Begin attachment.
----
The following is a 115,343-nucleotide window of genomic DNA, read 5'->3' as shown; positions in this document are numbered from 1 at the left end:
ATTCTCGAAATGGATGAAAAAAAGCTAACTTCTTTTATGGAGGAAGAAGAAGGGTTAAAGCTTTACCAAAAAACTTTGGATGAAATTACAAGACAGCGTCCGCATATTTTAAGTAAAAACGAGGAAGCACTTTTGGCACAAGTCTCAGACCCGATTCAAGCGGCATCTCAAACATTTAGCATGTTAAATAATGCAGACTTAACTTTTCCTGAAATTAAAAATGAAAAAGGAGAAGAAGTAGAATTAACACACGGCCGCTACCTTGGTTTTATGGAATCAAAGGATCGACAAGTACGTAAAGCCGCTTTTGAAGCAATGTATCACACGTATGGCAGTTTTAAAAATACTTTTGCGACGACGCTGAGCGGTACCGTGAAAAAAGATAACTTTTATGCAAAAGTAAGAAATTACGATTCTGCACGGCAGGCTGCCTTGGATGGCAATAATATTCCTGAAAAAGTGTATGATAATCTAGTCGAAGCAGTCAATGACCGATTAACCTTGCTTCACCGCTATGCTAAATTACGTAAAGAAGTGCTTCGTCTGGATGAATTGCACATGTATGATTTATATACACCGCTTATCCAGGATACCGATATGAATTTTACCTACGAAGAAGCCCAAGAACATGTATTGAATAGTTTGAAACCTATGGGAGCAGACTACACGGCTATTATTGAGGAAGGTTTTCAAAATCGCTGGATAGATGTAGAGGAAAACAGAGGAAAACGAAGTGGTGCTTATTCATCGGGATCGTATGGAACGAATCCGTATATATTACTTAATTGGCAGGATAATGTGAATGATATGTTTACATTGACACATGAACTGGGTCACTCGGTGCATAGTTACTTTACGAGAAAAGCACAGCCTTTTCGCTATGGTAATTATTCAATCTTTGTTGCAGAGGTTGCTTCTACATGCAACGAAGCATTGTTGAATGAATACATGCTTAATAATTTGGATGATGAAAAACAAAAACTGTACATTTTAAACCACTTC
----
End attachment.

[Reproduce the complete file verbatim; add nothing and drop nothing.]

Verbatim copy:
The following is a 115,343-nucleotide window of genomic DNA, read 5'->3' as shown; positions in this document are numbered from 1 at the left end:
ATTCTCGAAATGGATGAAAAAAAGCTAACTTCTTTTATGGAGGAAGAAGAAGGGTTAAAGCTTTACCAAAAAACTTTGGATGAAATTACAAGACAGCGTCCGCATATTTTAAGTAAAAACGAGGAAGCACTTTTGGCACAAGTCTCAGACCCGATTCAAGCGGCATCTCAAACATTTAGCATGTTAAATAATGCAGACTTAACTTTTCCTGAAATTAAAAATGAAAAAGGAGAAGAAGTAGAATTAACACACGGCCGCTACCTTGGTTTTATGGAATCAAAGGATCGACAAGTACGTAAAGCCGCTTTTGAAGCAATGTATCACACGTATGGCAGTTTTAAAAATACTTTTGCGACGACGCTGAGCGGTACCGTGAAAAAAGATAACTTTTATGCAAAAGTAAGAAATTACGATTCTGCACGGCAGGCTGCCTTGGATGGCAATAATATTCCTGAAAAAGTGTATGATAATCTAGTCGAAGCAGTCAATGACCGATTAACCTTGCTTCACCGCTATGCTAAATTACGTAAAGAAGTGCTTCGTCTGGATGAATTGCACATGTATGATTTATATACACCGCTTATCCAGGATACCGATATGAATTTTACCTACGAAGAAGCCCAAGAACATGTATTGAATAGTTTGAAACCTATGGGAGCAGACTACACGGCTATTATTGAGGAAGGTTTTCAAAATCGCTGGATAGATGTAGAGGAAAACAGAGGAAAACGAAGTGGTGCTTATTCATCGGGATCGTATGGAACGAATCCGTATATATTACTTAATTGGCAGGATAATGTGAATGATATGTTTACATTGACACATGAACTGGGTCACTCGGTGCATAGTTACTTTACGAGAAAAGCACAGCCTTTTCGCTATGGTAATTATTCAATCTTTGTTGCAGAGGTTGCTTCTACATGCAACGAAGCATTGTTGAATGAATACATGCTTAATAATTTGGATGATGAAAAACAAAAACTGTACATTTTAAACCACTTC